News like that usually sparks Wall Street, but continuing fears about the global economy tempered excitement and kept gains from surpassing 0.2 percent for the three major U.S. stock indexes.
"The market is at a bit of a conundrum," JJ Kinahan, chief derivatives strategist for TD Ameritrade, said. "There are just constantly these mixed signals about what's going on."
Social-networking stocks get unexpected bump on eve of Facebook hearing
While indexes failed to move much higher, Silicon Valley's suffering social-networking stocks received some needed relief Wednesday, with Facebook closing at a seven-week high after a substantial bump.
Facebook has steadily declined since its record-breaking initial public offering -- which nearly halved cofounder and CEO Mark Zuckerberg's worth, according to the Forbes 400 listings released Wednesday -- but found relief from its most recent bout of weakness with a 6.5 percent bump Wednesday. Facebook closed at $23.29, its highest closing price since July 27, on the eve of a court hearing in which the Menlo Park company seeks to consolidate investors' lawsuits dealing with its botched IPO.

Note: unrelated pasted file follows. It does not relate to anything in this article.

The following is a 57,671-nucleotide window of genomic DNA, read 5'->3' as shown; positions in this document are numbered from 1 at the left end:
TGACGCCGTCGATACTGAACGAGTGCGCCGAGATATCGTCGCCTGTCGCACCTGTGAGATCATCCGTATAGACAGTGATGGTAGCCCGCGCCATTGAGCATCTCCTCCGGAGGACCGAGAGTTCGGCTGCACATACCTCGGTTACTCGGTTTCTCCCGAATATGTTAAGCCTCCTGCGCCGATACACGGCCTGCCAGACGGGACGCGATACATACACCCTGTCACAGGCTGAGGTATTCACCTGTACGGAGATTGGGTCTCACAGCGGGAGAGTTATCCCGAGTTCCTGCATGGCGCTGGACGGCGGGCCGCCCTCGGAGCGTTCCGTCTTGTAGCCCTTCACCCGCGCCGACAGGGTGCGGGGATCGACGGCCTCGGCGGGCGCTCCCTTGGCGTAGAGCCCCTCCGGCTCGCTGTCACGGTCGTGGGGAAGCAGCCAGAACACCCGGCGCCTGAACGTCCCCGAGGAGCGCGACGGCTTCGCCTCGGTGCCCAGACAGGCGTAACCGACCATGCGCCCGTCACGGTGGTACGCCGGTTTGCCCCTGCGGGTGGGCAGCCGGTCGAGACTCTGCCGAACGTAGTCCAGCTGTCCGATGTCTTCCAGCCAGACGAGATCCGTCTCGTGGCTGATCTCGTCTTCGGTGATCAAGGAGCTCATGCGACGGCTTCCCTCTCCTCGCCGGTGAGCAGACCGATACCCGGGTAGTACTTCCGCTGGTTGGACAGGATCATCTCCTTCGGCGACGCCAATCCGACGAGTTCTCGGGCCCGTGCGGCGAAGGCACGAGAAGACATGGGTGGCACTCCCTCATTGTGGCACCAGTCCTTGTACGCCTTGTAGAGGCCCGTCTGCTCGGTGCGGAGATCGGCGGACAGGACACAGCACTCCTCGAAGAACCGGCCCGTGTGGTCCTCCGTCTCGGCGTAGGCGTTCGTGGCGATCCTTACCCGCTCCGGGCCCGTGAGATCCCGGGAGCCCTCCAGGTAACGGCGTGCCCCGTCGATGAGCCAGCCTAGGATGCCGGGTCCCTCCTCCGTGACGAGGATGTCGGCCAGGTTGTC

Facebook's social-networking brethren followed suit, with online-gaming partner Zynga increasing 4.1 percent, consumer-reviews site Yelp rising 3.8 percent and LinkedIn gaining 0.9 percent.
Other tech stocks weren't as fortunate, as the SV150 index of Silicon Valley's largest tech companies grew less than 0.1 percent Wednesday. Adobe (ADBE) gained 1.7 percent ahead of its earnings report, but a weaker-than-expected forecast caused most of that increase to disappear in late trading. Intuit (INTU) continued to suffer from CEO Brad Davis's iffy outlook given Tuesday, with the stock declining 1.2 percent Wednesday.
Silicon Valley tech stocks
The tech-heavy Nasdaq composite index: Up 4.82, or 0.15 percent, to 3,182.62
The blue chip Dow Jones industrial average: Up 13.32, or 0.1 percent, to 13,577.96
And the widely watched Standard & Poor's 500 index: Up 1.73, or 0.12 percent, to 1,461.05
Check in weekday afternoons for the 60-Second Business Break, a summary of news from Mercury News staff writers, The Associated Press, Bloomberg News and other wire services. Contact Jeremy C. Owens at 408-920-5876; follow him at Twitter.com/mercbizbreak.